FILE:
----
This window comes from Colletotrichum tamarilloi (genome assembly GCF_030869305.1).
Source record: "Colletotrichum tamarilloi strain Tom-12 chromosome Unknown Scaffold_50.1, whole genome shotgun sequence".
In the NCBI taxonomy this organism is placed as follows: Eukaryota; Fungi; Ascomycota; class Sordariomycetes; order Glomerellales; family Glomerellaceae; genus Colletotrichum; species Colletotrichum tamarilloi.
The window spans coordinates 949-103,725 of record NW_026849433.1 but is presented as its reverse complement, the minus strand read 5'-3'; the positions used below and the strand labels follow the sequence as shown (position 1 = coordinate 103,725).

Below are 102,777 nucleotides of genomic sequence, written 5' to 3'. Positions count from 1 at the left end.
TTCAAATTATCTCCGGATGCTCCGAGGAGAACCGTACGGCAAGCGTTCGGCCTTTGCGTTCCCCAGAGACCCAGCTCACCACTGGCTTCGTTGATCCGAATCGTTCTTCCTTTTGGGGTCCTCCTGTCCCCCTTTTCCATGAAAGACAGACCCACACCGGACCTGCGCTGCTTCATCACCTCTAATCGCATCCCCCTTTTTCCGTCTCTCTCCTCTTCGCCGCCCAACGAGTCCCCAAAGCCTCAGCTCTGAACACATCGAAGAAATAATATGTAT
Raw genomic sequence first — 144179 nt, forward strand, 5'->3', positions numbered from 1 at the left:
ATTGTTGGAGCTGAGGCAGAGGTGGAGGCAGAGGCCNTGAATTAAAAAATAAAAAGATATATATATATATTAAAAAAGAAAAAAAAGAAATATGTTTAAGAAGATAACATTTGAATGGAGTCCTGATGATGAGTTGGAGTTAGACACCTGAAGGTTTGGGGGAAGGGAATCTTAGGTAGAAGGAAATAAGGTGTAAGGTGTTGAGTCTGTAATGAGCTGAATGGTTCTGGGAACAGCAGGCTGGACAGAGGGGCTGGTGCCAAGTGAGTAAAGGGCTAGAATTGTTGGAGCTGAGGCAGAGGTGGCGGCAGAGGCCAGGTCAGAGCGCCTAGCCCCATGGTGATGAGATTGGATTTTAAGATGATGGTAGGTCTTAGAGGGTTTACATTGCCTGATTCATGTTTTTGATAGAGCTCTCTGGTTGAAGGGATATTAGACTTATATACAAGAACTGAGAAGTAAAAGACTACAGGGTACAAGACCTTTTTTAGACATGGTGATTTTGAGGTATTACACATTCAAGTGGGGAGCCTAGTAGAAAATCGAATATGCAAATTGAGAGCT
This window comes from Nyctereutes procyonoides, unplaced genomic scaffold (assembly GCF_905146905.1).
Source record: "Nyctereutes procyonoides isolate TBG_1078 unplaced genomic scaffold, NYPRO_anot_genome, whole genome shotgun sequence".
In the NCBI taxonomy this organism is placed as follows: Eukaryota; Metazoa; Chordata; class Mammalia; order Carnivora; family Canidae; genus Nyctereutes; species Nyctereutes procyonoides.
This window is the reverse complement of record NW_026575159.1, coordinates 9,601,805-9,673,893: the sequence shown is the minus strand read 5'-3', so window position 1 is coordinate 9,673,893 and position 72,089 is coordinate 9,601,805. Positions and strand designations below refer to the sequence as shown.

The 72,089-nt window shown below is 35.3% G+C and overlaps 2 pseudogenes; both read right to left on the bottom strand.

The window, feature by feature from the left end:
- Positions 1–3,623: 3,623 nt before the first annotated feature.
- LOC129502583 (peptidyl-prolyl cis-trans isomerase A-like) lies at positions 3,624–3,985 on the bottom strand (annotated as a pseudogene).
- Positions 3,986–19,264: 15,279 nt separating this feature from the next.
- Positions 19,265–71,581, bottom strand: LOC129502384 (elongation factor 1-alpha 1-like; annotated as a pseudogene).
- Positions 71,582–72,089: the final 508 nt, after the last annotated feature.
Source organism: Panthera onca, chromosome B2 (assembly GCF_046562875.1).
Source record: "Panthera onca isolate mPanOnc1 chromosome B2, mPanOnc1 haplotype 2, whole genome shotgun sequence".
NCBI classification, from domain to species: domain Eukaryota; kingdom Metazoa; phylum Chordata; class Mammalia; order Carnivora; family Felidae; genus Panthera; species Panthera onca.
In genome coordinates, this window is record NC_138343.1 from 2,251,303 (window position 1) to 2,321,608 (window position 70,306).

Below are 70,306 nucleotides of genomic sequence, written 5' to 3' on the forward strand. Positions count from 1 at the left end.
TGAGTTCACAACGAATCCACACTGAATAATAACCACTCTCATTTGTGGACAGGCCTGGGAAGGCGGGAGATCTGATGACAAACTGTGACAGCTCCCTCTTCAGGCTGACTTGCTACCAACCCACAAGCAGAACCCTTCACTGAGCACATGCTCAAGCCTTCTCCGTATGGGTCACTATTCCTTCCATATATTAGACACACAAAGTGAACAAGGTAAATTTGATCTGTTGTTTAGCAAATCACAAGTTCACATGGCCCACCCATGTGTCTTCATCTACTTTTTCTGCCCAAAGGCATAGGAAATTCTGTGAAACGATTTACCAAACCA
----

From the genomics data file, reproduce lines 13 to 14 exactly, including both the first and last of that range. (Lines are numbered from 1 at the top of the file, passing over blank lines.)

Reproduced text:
The 72,089-nt window shown below is 35.3% G+C and overlaps 2 pseudogenes; both read right to left on the bottom strand.

The window, feature by feature from the left end: